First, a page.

Giovanni Segantini was one of the leading figures of the Italian Divisionist movement in the last decade of the 19th century and by his death in 1899 enjoyed considerable international success. The Divisionists began working together in Milan, where most of the members had studied together at the Brera Academy, but, even during this time, they remained very stylistically individual. By the mid-1890s, however, Segantini had moved with his family to Maloja, near St. Moritz in the Swiss Alps, and here was to paint many of his most important compositions. Segantini's role in the development of Divisionism was highly innovative and contributed enormously to the European avant-garde at the turn of the century, influencing both the next generation of artists as well as the Italian Futurists and creating an artistic culture which formed the groundwork for all modern Italian painting.
Concerned chiefly by the primacy of light through the optical mixing of colour, the Divisionists employed fine parallel brushstrokes of pure colour to simulate light and spatial recession and create a clarity and simplicity of form. They would certainly have been aware of Rood's 1879 treatise "Modern Chromatics" which theorised on the principals of optical perception, but it is the dealer Vittore Grubicy who is widely held to have first suggested the technique to Segantini in 1886. He argued that 'with Divisionism there arrived a way in which one could represent light and also everything that one saw and light had the power to create so many aspects of reality as to seem lavish...to marvellously exalt the suggestive value of pictorial artifice' (quoted in G. Belli, op. cit., p. 21). A number of years later, Segantini wrote of his attitudes to colour and form; 'The artist must feel the effect of what he sees and imbue his portrayal of it with his own inner life. Under the painter's brush the colours of the spectrum should flow in glittering variety and give birth to objects, figures and lines. The tones should be strong but pure, so that the light becomes lively and deep...In the eyes of the beholder everything should merge into one, into the deep inner motion of Life, pulsating and real' (letter to Alberto Grubicy, circa 1893).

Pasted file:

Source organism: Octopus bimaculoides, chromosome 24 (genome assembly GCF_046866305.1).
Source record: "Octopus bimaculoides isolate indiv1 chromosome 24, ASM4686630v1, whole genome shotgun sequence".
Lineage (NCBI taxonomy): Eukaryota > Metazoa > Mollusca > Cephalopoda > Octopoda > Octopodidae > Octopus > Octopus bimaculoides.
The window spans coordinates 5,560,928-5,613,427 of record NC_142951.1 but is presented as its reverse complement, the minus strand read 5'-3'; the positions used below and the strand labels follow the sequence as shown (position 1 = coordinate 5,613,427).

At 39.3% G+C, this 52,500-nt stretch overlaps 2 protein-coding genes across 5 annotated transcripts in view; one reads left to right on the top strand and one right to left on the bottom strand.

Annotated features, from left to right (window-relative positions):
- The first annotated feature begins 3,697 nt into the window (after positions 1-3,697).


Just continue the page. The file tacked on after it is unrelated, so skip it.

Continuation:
Segantini's portrayal of landscape is heavily influenced by his attitudes to nature and reveals an intimate relationship between naturalism and symbolism. The artist combines his meticulously detailed portrayal of nature with the allegory of a pure, unspoiled Alpine world, far from the realism of modern urban industrialisation. Thus the vast landscapes of the Alps, and the simple rural figures often depicted therein, are testament to mankind's transitoriness in the face of the shifting permanence of nature. In Paesaggio alpino, Segantini depicts the mountains of his adopted home, rising out of the snow covered plains in the foreground and set against the soft warmth of the sky. The light is indirect and low, at once suffusing the simplicity of the cold white foreground with an extraordinary range of chromaticism and boldly delineating the mountains, defining them sharply against the evening sky. Paesaggio alpino dates from around 1898-99 and was most probably incomplete when Segantini died in 1899 at the age of 41, cutting short the life of an artist who deservedly stands amongst the greatest European artists of his generation.
The present work was inherited by the artist's son, Gottardo Segantini, who subsequently passed it to his own son, Pietro. Paesaggio alpino remained in the Segantini house in Maloja during this time.
A photo-certificate from Prof. Annie-Paule Quinsac dated Milano, 10 April 2000 will accompany this painting.